Creating Your First Flash Animation

01
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Opening a New Movie File in Flash

Flash MX
Flash MX.
In this lesson we'll cover how to create a new blank movie file, and the tools and steps involved in making your first simple animation using motion tweening.

To start with, you'll open Flash by clicking on the program icon in the directory that you've installed it in. If this is your first time loading the program, it'll ask you to choose either Designer or Developer view, and a resolution that matches your monitor settings (this isn't applicable to versions of Flash prior to MX). For our purposes in this tutorial I've chosen Designer view, and my screen is set to a resolution of 1024x768. (You can always change this later by clicking the "Window" option in the top toolbar and then selecting "Panel Sets".) Once you've finished that, you'll see a blank canvas surrounded by tool sets, like the window above.

02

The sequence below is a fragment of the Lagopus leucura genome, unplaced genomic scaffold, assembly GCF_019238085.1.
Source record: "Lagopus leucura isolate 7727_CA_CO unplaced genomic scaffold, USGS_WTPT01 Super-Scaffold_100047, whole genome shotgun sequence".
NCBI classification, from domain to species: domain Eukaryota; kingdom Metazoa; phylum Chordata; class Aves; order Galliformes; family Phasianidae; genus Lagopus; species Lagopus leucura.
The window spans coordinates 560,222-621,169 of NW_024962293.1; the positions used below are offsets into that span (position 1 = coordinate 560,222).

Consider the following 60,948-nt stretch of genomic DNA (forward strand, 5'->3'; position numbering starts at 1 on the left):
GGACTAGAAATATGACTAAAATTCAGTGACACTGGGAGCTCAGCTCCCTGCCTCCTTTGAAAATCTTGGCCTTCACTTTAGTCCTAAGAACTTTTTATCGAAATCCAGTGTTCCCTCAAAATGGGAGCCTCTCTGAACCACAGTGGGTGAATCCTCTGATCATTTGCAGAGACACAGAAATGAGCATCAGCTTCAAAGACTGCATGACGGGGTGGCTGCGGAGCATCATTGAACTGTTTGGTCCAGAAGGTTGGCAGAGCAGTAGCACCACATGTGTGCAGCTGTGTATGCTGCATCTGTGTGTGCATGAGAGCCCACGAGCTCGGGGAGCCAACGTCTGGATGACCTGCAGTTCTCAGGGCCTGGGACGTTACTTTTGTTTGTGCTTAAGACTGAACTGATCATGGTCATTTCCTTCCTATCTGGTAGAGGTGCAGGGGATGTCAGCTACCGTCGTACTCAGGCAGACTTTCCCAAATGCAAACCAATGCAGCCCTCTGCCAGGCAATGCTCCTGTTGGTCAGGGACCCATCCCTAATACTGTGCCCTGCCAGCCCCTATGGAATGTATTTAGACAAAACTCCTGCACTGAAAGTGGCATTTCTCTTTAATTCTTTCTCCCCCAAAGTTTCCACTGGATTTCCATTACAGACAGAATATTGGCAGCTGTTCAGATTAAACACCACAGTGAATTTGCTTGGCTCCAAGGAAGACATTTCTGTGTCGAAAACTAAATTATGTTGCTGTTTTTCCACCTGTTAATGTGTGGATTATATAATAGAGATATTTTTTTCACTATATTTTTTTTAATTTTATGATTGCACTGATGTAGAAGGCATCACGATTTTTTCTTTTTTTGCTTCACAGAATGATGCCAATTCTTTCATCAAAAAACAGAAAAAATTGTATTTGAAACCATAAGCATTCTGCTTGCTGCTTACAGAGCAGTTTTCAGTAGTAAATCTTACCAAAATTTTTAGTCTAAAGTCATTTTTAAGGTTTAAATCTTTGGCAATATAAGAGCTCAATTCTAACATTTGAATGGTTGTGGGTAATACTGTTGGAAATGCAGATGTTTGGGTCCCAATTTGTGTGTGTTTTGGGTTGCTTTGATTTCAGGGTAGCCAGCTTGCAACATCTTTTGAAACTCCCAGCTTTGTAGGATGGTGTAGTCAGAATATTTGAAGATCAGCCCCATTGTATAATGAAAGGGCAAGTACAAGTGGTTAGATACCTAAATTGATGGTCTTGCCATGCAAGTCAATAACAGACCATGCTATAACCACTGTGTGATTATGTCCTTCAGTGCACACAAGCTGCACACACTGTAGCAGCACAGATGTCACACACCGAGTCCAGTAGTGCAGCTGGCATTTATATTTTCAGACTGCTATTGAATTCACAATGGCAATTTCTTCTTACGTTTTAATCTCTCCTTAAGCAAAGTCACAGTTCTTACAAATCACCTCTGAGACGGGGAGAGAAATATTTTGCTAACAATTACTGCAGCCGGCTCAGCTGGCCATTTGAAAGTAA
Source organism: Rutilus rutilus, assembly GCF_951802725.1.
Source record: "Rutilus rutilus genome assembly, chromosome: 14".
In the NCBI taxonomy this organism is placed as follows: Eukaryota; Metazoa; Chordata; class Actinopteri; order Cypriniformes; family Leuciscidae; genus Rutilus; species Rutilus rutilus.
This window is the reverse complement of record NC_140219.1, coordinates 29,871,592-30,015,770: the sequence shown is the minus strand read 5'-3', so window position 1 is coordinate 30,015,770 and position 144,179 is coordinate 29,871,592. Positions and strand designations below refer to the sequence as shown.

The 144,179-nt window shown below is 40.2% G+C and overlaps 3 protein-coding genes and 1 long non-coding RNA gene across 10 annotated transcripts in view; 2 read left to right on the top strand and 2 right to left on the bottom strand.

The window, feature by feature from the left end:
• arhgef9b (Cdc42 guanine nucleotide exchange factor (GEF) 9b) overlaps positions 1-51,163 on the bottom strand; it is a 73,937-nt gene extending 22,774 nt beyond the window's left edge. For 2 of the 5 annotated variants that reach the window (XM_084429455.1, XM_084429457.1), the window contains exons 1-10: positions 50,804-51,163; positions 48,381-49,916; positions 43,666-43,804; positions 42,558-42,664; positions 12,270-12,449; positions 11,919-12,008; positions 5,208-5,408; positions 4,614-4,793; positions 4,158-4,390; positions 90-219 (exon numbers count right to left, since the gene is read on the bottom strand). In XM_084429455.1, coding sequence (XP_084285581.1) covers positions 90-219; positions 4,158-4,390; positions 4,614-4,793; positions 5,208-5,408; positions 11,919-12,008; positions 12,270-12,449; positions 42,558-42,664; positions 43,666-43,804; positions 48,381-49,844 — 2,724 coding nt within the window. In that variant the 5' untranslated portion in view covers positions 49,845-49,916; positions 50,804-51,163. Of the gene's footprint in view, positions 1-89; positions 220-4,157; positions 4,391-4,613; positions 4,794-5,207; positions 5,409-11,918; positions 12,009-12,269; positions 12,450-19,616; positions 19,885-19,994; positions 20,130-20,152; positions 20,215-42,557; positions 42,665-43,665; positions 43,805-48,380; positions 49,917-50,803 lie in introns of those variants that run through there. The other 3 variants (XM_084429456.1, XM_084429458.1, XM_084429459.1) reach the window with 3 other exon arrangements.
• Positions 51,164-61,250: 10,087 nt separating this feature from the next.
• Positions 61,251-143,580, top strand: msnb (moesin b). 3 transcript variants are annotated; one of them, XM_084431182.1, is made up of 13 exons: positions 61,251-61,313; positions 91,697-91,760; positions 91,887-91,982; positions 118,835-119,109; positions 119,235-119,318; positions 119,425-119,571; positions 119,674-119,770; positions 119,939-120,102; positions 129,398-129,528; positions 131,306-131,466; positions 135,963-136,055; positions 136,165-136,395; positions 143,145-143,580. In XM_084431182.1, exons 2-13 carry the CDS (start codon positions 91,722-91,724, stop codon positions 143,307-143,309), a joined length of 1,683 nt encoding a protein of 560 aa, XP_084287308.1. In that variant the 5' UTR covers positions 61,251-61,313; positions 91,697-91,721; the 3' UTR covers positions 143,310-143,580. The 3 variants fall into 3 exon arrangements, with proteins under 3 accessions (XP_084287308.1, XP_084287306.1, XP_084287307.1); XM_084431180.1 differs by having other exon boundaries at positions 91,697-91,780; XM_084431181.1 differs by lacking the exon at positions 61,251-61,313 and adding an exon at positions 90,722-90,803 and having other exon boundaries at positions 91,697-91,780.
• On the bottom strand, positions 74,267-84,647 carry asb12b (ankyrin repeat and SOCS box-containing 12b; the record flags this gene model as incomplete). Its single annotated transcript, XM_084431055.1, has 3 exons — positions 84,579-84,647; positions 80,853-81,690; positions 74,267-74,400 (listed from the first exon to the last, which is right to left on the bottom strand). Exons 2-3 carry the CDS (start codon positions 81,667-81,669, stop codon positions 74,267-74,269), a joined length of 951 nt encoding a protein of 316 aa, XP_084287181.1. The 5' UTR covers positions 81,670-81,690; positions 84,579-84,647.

of 09

Adjusting Document Settings

Flash MX Document Properties
Flash MX Document Properties.

The canvas is set to a default size; because I prefer to work at standard sizes and aspect ratios for web production, I'm going to change my canvas size from the default of 550 pixels wide x 400 pixels high to a smaller size of 320 x 240. I'm going to do this by clicking the button on the Properties tab--the panel just below the canvas and working area--that displays the canvas size; this will open a new pop-up window containing the document's properties. For right now you only need to worry about three things: the document size, the background color, and the frame rate.